BOSTON (AP) — A Boston-based nonprofit and the state Department of Early Education and Care have teamed up to protect child care facilities across the state with a free pooled coronavirus testing program.

The project, administered by child care advocacy group Neighborhood Villages, will test about 6,000 children and workers per week starting in mid-June and throughout the summer, according to a statement.

The initiative is an expansion of the state’s K-12 pooled testing program school credited with keeping coronavirus transmission in schools low.

What started as a successful pilot program in Boston will be expanded statewide with a $100,000 investment from the Department of Early Education and Care.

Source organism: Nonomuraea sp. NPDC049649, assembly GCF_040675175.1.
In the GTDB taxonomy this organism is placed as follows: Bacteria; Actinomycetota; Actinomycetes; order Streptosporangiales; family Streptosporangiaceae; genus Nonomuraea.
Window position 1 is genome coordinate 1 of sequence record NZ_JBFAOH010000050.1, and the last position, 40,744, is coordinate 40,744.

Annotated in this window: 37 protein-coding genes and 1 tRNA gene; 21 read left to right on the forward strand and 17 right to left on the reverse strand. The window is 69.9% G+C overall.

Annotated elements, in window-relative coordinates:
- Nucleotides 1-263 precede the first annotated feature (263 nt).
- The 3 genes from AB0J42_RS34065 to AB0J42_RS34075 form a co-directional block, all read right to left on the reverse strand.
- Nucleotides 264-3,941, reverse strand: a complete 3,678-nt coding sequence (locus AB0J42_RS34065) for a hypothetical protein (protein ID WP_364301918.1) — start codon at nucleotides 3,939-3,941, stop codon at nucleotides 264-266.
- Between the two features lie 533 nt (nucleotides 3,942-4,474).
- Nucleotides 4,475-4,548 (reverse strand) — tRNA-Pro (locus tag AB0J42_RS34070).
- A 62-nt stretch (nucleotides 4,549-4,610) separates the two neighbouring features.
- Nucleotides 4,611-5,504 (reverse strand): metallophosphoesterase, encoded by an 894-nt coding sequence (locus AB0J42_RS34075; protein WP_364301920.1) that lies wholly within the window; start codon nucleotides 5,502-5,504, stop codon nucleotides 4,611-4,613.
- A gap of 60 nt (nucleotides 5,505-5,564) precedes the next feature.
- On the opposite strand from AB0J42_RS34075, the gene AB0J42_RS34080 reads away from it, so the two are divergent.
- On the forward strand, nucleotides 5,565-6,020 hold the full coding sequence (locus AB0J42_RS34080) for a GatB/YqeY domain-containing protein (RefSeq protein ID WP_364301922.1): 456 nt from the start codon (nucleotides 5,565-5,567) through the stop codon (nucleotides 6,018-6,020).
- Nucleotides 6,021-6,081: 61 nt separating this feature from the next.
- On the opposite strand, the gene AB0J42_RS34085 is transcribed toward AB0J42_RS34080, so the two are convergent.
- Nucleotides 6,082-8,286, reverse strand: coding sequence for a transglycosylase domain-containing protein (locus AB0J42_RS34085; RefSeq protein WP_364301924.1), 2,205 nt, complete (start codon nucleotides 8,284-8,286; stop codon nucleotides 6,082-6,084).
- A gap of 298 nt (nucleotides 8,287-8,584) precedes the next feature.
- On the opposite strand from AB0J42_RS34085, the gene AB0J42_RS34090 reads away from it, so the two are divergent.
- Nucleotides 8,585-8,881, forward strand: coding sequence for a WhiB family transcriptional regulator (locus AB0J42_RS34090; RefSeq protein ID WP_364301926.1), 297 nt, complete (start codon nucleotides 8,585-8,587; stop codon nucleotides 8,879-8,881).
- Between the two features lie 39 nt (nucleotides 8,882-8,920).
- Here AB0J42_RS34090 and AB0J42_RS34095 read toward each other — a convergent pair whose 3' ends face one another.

“Pooled testing has proved to be a critical mitigation strategy in detecting positive cases among asymptomatic individuals that might have otherwise been undetected,” department Commissioner Samantha Aigner-Treworgy said in a statement. “Bringing this testing strategy to child care programs and after school programs will be another important step in our fight against COVID-19.”

In pooled testing, samples from multiple people tested together. If the pool tests negative, all the individuals in the pool are negative. If the pool tests positive, individual samples are retested to see which person tested positive.

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